Awarded a Lord Kelvin/Adam Smith Fellowship at the University of Glasgow in 2015, Rawlings' PhD researched how to perform geochronology in the Anthropocene using artistic practice-as-research as her methodology. Working with supervisors in Performance Studies, Cultural Geography, Geology, and Archaeology, Rawlings focused on embodied artistic practice in relation to temporalities of North Atlantic foreshores. Prior to her PhD, Rawlings received an MSc from the University of Iceland in Environmental Ethics and Natural Resource Management; her thesis explored strategies for becoming-with Icelandic glaciers undergoing significant melt due to climate change. 

Arndís Bergsdóttir

Arndís is a postdoctoral fellow with HM Queen Margrethe II´s and Vigdís Finnbogadóttir's Interdisciplinary Research Center on Ocean, Climate and Society (ROCS) and the research center‘s project manager in Iceland. Her research, based on posthumanist theory, new materialism, and critical heritage studies, engages with the transdisciplinarity inherent in museum and heritage studies as ways to critically engage with the layered constellations of human and non-human relationships that comprise shared histories.

Arndís has a PhD in Museum Studies from the University of Iceland. She has published in journals such as Nora – Nordic Journal of Feminist and Gender Research and Museum Management and Curatorship, and co-edited the special issue Culture and Mobility in the journal Icelandic Society (Íslenska þjóðfélagið, 2020). Arndís has previously participated in three major research projects with the University of Iceland, both as a postodoctoral fellow and as an independent contributor. She currently sits on the editorial board of the Nordic museum studies journal Nordisk Museologi.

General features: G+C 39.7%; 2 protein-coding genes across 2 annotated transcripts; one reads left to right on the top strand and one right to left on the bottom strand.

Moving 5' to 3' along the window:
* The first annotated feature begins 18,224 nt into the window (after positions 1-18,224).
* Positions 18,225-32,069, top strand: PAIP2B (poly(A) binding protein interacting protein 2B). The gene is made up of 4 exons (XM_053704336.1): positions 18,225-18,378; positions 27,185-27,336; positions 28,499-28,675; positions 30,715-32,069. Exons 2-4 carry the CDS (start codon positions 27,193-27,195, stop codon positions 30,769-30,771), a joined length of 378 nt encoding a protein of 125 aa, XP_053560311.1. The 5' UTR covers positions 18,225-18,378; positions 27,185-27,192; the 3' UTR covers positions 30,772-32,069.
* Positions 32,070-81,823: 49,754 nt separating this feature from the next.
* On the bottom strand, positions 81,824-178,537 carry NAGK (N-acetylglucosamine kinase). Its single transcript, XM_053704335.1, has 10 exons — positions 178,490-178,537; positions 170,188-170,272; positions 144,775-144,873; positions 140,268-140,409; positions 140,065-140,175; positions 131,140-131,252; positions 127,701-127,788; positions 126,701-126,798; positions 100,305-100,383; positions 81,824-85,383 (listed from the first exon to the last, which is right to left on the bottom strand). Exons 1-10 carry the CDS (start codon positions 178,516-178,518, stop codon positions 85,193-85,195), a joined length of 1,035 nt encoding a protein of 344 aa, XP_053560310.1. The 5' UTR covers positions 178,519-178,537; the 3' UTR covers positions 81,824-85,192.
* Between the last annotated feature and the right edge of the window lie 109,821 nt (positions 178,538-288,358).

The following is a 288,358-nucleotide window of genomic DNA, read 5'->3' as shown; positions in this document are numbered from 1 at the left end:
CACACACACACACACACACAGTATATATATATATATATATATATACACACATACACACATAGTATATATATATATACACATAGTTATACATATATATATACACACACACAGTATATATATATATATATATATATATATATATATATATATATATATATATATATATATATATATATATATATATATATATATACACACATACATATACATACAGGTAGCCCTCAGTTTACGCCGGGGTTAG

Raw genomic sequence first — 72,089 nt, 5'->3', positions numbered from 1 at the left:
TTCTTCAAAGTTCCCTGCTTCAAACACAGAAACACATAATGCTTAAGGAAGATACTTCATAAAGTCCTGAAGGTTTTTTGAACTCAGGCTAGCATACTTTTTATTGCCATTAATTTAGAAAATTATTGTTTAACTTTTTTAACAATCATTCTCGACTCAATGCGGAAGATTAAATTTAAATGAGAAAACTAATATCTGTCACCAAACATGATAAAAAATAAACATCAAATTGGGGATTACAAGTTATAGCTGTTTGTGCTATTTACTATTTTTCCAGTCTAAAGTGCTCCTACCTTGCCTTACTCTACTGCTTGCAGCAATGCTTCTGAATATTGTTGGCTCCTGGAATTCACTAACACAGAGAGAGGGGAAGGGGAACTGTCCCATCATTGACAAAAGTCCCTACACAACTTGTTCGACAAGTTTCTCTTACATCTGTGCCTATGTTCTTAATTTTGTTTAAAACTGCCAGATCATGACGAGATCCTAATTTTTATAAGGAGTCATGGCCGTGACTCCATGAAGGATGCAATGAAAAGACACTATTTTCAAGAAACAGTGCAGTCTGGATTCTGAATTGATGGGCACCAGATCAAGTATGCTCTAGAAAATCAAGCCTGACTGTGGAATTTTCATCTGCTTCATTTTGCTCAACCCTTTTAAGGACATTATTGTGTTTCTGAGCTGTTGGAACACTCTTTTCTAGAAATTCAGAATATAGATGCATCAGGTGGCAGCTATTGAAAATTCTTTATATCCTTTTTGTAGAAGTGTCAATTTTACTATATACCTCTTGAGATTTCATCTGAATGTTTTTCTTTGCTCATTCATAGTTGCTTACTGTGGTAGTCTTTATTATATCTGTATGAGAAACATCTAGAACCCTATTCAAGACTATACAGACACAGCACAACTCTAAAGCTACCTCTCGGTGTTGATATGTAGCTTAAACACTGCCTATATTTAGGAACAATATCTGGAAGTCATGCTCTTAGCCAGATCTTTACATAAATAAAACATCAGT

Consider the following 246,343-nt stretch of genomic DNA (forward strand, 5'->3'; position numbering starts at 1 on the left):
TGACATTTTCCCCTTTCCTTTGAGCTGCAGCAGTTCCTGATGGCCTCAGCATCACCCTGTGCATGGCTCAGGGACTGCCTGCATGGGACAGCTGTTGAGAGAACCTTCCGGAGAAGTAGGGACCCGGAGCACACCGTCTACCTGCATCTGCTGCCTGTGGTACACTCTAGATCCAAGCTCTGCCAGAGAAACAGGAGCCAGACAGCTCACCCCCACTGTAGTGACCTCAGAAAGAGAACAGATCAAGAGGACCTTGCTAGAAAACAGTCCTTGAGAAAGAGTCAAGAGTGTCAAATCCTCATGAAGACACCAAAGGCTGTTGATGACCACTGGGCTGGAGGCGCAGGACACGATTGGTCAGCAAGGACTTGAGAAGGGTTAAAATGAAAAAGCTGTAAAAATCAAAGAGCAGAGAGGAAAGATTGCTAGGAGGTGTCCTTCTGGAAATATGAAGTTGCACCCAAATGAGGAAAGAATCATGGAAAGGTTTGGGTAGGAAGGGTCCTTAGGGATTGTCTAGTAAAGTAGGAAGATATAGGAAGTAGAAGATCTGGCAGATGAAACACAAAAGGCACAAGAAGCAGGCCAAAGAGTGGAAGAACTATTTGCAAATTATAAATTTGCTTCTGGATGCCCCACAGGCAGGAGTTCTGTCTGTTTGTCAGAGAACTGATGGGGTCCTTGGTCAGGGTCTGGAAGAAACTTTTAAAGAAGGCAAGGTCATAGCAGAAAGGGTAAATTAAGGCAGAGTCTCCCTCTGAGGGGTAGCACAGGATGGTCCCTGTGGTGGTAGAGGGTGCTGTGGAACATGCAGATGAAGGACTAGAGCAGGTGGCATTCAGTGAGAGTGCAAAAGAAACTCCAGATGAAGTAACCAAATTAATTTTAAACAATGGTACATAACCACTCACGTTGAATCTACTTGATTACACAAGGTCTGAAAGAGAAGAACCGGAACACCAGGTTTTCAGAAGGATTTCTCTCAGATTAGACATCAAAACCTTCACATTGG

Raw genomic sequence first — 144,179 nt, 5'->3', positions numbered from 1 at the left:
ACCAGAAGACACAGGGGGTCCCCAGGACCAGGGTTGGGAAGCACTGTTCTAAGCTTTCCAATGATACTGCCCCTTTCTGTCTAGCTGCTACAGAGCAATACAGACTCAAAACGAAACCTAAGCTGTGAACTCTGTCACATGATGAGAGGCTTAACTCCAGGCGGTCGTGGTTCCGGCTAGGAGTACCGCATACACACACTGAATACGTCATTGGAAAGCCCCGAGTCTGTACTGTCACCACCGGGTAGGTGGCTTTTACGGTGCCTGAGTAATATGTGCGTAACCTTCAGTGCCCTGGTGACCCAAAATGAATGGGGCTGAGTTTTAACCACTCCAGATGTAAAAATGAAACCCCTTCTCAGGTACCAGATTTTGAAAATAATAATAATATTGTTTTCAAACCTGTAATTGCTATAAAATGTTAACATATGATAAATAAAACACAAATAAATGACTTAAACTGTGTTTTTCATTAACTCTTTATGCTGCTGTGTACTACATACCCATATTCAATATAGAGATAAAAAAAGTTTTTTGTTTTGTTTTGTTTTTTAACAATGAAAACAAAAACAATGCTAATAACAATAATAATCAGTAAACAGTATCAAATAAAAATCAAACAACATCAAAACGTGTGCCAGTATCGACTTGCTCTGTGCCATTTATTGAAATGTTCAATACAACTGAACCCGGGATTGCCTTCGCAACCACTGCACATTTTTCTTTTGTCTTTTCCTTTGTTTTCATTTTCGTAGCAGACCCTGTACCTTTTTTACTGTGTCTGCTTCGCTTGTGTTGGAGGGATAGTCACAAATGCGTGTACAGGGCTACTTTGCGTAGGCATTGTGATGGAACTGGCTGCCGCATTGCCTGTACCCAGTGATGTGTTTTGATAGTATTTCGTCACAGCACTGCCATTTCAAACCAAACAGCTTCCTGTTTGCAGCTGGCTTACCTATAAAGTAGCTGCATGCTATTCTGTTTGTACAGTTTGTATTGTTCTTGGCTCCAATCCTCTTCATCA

Auður Aðalsteinsdóttir

Auður is a postdoctoral fellow with HM Queen Margrethe II´s and Vigdís Finnbogadóttir's Interdisciplinary Research Centre on Ocean, Climate and Society (ROCS) and is based at the University of Iceland. She has a PhD in literary theory from the University of Iceland. Her PhD-thesis on Icelandic literary criticism and book reviews will be published as a book in 2021, bearing the title Þvílíkar ófreskjur: Vald og virkni ritdóma á íslensku bókmenntasviði. She has taught courses in literary criticism, cultural studies and contemporary literature at the University of Iceland. In recent years she has in various articles and lectures studied natural disasters as they appear in contemporary Icelandic fiction, exploring themes such as climate anxiety, climate change from a gender and equality perspective, posthumanism and postnature.